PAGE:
Cultural Studies
College of Humanities and Social Sciences

Texting Capital: Mobile Phones, Social Transformation, and the Reproduction of Power in the Philippines

Cecilia Uy-Tioco

Major Professor: Tim Gibson, PhD, Department of Communication

Committee Members: Paul Smith, Mark Sample

Johnson Center, #240A
May 07, 2013, 12:00 PM to 09:00 AM

Abstract:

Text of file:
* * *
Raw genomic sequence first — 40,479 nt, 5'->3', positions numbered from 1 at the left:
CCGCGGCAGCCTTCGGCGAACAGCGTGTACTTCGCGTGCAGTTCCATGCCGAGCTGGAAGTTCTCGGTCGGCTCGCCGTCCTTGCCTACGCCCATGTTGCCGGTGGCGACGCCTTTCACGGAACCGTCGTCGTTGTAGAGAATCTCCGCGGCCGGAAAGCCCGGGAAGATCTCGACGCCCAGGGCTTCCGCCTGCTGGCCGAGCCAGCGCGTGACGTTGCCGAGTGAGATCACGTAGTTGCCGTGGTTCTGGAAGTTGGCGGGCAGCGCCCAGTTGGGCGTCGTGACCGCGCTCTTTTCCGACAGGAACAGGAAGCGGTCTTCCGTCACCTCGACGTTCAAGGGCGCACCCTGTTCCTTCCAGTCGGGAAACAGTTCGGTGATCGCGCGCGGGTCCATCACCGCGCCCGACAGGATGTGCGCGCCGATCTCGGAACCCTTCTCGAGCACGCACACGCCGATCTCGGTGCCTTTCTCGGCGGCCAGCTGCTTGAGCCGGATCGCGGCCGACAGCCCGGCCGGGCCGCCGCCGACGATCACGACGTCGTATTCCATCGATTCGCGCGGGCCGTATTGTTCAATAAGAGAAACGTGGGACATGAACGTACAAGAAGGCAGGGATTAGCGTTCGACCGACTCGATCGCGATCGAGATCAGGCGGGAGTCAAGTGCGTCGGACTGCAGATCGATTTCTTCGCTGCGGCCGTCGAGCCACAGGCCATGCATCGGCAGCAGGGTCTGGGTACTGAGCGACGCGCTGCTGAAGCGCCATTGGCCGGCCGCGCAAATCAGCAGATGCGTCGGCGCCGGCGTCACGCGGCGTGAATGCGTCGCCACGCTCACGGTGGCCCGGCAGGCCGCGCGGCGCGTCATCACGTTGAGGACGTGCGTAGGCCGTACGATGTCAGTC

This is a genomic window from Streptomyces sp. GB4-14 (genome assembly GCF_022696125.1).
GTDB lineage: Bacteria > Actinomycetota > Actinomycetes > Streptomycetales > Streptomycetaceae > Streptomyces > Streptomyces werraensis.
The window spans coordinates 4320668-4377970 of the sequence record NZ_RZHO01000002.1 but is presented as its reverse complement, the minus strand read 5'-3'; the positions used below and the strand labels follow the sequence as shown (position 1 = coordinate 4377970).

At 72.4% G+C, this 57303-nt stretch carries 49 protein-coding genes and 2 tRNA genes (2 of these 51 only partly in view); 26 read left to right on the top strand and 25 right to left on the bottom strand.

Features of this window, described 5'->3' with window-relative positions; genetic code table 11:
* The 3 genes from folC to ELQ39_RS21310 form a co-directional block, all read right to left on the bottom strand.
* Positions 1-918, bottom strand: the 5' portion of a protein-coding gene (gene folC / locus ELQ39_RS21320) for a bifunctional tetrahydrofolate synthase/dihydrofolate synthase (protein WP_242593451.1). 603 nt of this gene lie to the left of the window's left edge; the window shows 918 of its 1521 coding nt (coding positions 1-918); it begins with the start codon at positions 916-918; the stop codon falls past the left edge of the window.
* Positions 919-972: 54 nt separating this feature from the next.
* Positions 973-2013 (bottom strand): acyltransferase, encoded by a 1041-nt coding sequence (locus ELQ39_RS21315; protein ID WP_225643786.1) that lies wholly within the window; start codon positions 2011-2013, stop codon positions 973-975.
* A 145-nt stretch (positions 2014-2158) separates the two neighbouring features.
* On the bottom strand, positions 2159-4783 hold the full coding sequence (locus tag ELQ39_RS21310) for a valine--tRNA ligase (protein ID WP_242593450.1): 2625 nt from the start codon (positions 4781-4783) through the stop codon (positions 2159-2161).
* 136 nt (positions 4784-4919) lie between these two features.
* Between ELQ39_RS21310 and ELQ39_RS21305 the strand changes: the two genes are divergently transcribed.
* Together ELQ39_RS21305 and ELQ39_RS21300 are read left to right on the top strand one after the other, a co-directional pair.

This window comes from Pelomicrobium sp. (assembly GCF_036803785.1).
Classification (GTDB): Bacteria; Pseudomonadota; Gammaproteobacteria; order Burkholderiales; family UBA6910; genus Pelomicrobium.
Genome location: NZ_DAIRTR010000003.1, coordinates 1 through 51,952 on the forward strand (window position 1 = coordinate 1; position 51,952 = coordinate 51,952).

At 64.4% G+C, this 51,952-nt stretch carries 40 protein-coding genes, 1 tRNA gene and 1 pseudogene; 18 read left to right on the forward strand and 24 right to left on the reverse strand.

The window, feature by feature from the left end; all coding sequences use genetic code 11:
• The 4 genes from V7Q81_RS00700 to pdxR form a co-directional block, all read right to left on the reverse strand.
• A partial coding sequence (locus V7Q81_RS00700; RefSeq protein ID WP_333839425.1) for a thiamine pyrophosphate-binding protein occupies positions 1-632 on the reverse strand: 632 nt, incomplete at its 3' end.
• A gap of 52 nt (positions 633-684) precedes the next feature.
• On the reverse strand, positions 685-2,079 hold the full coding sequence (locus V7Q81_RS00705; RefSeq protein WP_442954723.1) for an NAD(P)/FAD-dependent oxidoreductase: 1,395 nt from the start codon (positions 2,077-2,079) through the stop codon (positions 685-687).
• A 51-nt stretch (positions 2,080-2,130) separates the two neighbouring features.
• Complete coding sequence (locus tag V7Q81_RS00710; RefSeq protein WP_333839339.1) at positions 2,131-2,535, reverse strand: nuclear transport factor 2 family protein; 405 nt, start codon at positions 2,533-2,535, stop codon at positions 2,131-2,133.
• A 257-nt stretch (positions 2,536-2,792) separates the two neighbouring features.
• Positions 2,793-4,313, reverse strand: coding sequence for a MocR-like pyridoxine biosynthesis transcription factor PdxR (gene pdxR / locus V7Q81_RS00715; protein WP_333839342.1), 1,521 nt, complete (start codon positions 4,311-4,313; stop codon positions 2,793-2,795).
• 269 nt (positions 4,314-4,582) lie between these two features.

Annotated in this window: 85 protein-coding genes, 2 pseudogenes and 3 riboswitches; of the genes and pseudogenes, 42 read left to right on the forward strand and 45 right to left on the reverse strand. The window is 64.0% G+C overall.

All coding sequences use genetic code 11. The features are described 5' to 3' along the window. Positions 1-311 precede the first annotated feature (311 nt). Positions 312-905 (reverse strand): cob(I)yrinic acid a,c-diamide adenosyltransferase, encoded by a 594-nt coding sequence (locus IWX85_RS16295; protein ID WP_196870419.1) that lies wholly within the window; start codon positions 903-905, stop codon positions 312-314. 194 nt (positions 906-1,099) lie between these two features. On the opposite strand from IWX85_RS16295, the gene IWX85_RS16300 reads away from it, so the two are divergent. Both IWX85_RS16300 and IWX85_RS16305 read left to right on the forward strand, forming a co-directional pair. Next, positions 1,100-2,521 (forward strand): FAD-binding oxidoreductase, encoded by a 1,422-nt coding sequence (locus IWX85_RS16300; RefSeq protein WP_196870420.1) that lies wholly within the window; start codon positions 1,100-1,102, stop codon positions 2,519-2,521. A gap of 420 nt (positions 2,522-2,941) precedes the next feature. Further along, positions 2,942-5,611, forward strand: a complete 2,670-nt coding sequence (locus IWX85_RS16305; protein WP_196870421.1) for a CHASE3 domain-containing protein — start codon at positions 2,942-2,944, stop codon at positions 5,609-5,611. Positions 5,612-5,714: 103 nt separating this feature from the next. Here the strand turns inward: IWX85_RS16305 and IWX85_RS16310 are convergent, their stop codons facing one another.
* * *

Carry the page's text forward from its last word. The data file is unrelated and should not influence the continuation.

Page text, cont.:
The mobile phone has arguably become the most ubiquitous information communication technology (ICT) in the world, including in the developing world. Introduced in the Philippines in the early 1990s, mobile phone penetration is expected to reach 100 percent in 2013, an interesting phenomenon since a third of the country lives below the poverty line. This dissertation examines the products and services offered by Philippine telecommunication companies that have led to the widespread use of mobile phones and the implications of this use on economic development and social relations. It investigates the adoption of the mobile phone against the backdrop of the Philippines as a postcolonial, developing nation within the larger context of globalization, modernization, and the development of a global network society. Because the mobile phone has been the most used ICT in the Philippines, telecom companies have seized on the opportunity to attract additional uses for the mobile phone beyond communication with another person, creating hybrid forms of technology use. Using three case studies, mobile commerce, mobile banking, and DIY mobile phone plans, this dissertation critically examines the positive and celebratory discourse put forward by telecommunication companies, the government, and international development organizations. Through an examination of these products and services, the dissertation investigates whether they indeed bridge the “digital divide” between the rich and poor within the Philippines as well as between the Philippines and more developed nations. I argue that the relationship between the adoption of mobile phones, social transformation, and modernity in the developing world is complex and ever-changing. While widespread access to ICTs is celebrated, access to banking services is measured as economic development, and interactivity and customization offers consumers choice, they also further reinforce existing class structures, cultivate neoliberal models of citizenship, and pave the way for heightened consumer surveillance. In the end, this examination of the exciting and innovative uses of mobile phones in a developing country such as the Philippines reveal a number of complex contradictions that are indisputably tied to the larger project of neoliberal globalization.

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